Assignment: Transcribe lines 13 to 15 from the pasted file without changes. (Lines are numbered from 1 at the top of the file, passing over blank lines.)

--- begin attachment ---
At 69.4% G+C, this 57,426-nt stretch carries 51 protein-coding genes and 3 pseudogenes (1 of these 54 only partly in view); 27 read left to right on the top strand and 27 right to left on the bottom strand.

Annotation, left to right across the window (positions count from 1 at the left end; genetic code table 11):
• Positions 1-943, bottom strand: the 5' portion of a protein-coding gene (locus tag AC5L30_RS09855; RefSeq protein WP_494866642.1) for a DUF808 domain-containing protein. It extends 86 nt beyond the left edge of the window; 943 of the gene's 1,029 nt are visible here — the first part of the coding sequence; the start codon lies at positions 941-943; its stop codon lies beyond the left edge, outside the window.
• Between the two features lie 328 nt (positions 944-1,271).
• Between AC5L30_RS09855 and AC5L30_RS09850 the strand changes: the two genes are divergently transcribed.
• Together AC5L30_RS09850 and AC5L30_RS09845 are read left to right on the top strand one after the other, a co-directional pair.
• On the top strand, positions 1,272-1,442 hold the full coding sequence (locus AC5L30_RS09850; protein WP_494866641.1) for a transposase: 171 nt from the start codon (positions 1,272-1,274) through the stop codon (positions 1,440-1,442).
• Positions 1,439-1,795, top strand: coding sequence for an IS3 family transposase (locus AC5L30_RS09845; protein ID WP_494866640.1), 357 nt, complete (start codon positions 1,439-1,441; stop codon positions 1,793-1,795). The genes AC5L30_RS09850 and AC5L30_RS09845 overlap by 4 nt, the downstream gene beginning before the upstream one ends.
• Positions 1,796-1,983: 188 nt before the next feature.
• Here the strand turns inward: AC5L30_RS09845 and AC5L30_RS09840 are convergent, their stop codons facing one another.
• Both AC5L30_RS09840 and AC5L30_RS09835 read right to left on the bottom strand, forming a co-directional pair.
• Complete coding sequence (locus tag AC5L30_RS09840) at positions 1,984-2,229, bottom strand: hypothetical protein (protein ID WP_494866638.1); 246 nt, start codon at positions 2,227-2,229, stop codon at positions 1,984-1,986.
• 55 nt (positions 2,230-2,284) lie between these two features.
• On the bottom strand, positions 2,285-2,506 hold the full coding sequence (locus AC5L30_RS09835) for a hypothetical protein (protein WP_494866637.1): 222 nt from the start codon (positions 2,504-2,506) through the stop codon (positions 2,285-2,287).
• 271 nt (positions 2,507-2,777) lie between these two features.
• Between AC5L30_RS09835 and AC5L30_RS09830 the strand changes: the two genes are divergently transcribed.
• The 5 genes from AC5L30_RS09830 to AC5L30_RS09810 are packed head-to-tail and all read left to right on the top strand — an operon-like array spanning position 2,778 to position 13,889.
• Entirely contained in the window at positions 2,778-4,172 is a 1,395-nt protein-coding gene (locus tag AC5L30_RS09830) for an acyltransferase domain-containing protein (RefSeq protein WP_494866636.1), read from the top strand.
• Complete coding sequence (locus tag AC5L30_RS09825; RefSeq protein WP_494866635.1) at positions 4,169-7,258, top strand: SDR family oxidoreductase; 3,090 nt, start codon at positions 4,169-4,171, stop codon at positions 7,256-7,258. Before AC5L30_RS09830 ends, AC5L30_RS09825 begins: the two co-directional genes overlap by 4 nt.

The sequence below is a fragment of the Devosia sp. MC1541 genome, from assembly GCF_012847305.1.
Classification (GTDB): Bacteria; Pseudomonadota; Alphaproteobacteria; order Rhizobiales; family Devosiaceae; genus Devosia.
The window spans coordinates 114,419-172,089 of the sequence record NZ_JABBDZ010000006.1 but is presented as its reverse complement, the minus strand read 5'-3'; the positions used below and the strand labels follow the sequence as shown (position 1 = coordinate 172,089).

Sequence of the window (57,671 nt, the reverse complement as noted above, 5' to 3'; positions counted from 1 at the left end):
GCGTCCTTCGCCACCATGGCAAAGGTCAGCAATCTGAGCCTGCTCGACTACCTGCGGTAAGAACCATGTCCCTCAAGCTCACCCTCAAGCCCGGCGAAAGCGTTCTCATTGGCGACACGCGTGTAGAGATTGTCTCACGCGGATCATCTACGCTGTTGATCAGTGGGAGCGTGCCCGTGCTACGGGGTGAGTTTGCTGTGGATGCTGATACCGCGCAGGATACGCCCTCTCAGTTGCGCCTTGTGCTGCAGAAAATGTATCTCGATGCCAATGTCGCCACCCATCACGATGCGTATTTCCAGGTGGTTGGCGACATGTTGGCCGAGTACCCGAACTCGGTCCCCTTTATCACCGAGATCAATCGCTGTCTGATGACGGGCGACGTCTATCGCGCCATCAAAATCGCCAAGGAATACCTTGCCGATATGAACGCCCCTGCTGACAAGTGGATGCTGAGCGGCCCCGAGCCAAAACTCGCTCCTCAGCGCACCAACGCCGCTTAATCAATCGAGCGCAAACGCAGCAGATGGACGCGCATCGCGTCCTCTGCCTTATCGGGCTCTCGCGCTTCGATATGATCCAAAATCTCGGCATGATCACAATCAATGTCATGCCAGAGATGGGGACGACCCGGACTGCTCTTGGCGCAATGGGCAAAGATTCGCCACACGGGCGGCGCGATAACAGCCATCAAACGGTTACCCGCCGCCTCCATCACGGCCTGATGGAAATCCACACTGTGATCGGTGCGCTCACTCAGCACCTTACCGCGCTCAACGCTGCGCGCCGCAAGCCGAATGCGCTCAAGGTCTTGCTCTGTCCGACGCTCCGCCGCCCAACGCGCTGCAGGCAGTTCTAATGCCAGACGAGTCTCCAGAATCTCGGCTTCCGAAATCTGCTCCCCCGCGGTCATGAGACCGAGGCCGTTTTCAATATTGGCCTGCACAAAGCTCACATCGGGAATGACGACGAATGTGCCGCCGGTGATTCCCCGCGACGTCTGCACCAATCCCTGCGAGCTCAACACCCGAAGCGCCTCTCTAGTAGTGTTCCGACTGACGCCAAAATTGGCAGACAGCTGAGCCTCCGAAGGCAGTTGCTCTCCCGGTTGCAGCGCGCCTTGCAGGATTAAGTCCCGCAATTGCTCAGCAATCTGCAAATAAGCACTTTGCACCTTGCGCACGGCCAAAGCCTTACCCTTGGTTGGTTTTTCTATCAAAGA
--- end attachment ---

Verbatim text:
• 55 nt (positions 2,230-2,284) lie between these two features.
• On the bottom strand, positions 2,285-2,506 hold the full coding sequence (locus AC5L30_RS09835) for a hypothetical protein (protein WP_494866637.1): 222 nt from the start codon (positions 2,504-2,506) through the stop codon (positions 2,285-2,287).
• 271 nt (positions 2,507-2,777) lie between these two features.